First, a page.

The leap year rule for the Gregorian calendar, which has become the internationally accepted civil calendar, is: every year that is exactly divisible by four is a leap year, except for years that are exactly divisible by 100, but these centurial years are leap years if they are exactly divisible by 400.
A leap year bug occurs when software (in any language) is written without consideration of leap year logic, or with flawed logic to calculate leap years; which typically results in incorrect results.
The impact of these bugs may range from almost unnoticeable bugs such as an incorrect date, to severe bugs that affect reliability, availability or even the security of the affected system.
When using a function that transforms a date structure, and the year on the input argument for the API has been manipulated, it is important to check for the return value of the function to make sure it succeeded.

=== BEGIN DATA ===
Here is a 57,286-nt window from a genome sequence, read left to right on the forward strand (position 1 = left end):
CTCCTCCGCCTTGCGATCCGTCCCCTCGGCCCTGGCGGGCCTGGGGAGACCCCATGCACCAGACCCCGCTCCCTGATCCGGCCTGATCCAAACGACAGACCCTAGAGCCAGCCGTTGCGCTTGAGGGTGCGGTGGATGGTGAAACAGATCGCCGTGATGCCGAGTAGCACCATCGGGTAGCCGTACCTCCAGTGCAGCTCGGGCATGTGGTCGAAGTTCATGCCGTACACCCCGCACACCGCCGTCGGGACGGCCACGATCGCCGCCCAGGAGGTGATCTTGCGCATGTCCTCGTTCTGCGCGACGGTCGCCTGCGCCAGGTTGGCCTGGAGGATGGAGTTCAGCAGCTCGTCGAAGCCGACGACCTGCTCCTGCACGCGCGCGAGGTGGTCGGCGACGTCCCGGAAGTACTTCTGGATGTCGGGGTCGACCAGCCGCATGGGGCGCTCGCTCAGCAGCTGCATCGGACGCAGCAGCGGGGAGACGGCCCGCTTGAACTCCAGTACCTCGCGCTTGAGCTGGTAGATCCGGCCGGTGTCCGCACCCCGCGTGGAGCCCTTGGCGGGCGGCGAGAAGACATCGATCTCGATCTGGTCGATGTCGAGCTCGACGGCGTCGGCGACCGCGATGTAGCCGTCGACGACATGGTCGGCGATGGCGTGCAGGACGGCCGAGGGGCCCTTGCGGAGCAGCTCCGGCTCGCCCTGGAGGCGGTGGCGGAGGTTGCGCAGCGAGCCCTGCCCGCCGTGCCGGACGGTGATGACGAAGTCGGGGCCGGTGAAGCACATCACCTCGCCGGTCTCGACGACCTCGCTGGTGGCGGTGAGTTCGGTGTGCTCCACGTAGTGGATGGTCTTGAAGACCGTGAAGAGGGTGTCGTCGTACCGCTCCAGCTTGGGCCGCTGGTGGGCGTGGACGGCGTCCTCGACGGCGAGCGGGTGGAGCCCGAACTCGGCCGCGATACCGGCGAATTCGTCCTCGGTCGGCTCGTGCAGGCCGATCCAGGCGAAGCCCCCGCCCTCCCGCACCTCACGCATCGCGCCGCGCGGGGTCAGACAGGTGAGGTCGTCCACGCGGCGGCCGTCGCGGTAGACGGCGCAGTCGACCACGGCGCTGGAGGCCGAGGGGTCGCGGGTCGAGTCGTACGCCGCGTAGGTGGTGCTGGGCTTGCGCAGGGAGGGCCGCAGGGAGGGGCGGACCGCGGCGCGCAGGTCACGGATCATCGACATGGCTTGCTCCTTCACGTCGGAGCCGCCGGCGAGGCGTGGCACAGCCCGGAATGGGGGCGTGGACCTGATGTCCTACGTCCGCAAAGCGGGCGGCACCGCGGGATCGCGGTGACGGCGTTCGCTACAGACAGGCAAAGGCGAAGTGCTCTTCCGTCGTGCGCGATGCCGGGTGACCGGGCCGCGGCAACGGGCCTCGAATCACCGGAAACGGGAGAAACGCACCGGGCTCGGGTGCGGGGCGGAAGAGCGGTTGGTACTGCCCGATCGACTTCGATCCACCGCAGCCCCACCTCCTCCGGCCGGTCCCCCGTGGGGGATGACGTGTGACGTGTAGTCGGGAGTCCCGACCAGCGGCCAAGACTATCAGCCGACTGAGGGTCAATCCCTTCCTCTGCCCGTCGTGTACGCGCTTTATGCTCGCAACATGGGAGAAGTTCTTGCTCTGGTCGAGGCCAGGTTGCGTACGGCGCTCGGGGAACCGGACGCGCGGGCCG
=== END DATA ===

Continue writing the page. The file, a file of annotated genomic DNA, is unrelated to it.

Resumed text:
Otherwise, the function may have failed, and the output parameter may contain invalid data that can cause any number of problems on the affected system.
The following is a list of the functions that this query covers:
When calling an API that transforms a date variable that was manipulated, always check for the return value to verify that the API call succeeded.
In this example, we are adding 1 year to the current date. This may work most of the time, but on any given February 29th, the resulting value will be invalid.
To fix this bug, you must verify the return value for
SystemTimeToFileTime and handle any potential error accordingly.